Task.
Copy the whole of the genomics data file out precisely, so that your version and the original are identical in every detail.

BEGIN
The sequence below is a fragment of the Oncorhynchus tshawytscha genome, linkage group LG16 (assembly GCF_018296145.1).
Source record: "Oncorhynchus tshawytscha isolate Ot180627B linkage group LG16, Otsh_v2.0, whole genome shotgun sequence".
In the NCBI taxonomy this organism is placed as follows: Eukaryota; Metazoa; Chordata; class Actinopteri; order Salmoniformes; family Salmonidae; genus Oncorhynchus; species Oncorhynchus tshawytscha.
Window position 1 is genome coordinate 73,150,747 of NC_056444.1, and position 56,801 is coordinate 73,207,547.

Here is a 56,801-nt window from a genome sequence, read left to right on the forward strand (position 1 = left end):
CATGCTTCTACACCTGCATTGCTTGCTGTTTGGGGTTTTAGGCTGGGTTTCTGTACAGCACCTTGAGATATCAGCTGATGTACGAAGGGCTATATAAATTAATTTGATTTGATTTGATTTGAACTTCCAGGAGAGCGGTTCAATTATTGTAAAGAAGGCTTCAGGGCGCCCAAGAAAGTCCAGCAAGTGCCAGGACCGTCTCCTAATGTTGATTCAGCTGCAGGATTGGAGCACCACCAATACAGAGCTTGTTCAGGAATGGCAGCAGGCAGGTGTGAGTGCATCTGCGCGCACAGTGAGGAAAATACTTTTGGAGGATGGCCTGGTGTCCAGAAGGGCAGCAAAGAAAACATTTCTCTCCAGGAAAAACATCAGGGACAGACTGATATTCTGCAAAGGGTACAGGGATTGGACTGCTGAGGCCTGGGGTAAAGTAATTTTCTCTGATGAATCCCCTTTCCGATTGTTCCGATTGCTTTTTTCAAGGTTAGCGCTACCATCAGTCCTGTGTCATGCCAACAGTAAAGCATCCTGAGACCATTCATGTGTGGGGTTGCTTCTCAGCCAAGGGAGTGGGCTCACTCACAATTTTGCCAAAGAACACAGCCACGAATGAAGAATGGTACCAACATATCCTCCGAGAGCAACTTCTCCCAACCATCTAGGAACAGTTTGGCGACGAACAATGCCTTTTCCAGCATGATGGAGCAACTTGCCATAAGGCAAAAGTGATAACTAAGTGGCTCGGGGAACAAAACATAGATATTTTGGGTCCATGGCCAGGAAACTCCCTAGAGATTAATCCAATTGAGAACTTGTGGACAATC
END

The sequence below is a fragment of the Oncorhynchus tshawytscha genome, linkage group LG16 (assembly GCF_018296145.1).
Source record: "Oncorhynchus tshawytscha isolate Ot180627B linkage group LG16, Otsh_v2.0, whole genome shotgun sequence".
In the NCBI taxonomy this organism is placed as follows: Eukaryota; Metazoa; Chordata; class Actinopteri; order Salmoniformes; family Salmonidae; genus Oncorhynchus; species Oncorhynchus tshawytscha.
Window position 1 is genome coordinate 73,150,747 of NC_056444.1, and position 56,801 is coordinate 73,207,547.

Here is a 56,801-nt window from a genome sequence, read left to right on the forward strand (position 1 = left end):
CATGCTTCTACACCTGCATTGCTTGCTGTTTGGGGTTTTAGGCTGGGTTTCTGTACAGCACCTTGAGATATCAGCTGATGTACGAAGGGCTATATAAATTAATTTGATTTGATTTGATTTGAACTTCCAGGAGAGCGGTTCAATTATTGTAAAGAAGGCTTCAGGGCGCCCAAGAAAGTCCAGCAAGTGCCAGGACCGTCTCCTAATGTTGATTCAGCTGCAGGATTGGAGCACCACCAATACAGAGCTTGTTCAGGAATGGCAGCAGGCAGGTGTGAGTGCATCTGCGCGCACAGTGAGGAAAATACTTTTGGAGGATGGCCTGGTGTCCAGAAGGGCAGCAAAGAAAACATTTCTCTCCAGGAAAAACATCAGGGACAGACTGATATTCTGCAAAGGGTACAGGGATTGGACTGCTGAGGCCTGGGGTAAAGTAATTTTCTCTGATGAATCCCCTTTCCGATTGTTCCGATTGCTTTTTTCAAGGTTAGCGCTACCATCAGTCCTGTGTCATGCCAACAGTAAAGCATCCTGAGACCATTCATGTGTGGGGTTGCTTCTCAGCCAAGGGAGTGGGCTCACTCACAATTTTGCCAAAGAACACAGCCACGAATGAAGAATGGTACCAACATATCCTCCGAGAGCAACTTCTCCCAACCATCTAGGAACAGTTTGGCGACGAACAATGCCTTTTCCAGCATGATGGAGCAACTTGCCATAAGGCAAAAGTGATAACTAAGTGGCTCGGGGAACAAAACATAGATATTTTGGGTCCATGGCCAGGAAACTCCCTAGAGATTAATCCAATTGAGAACTTGTGGACAATC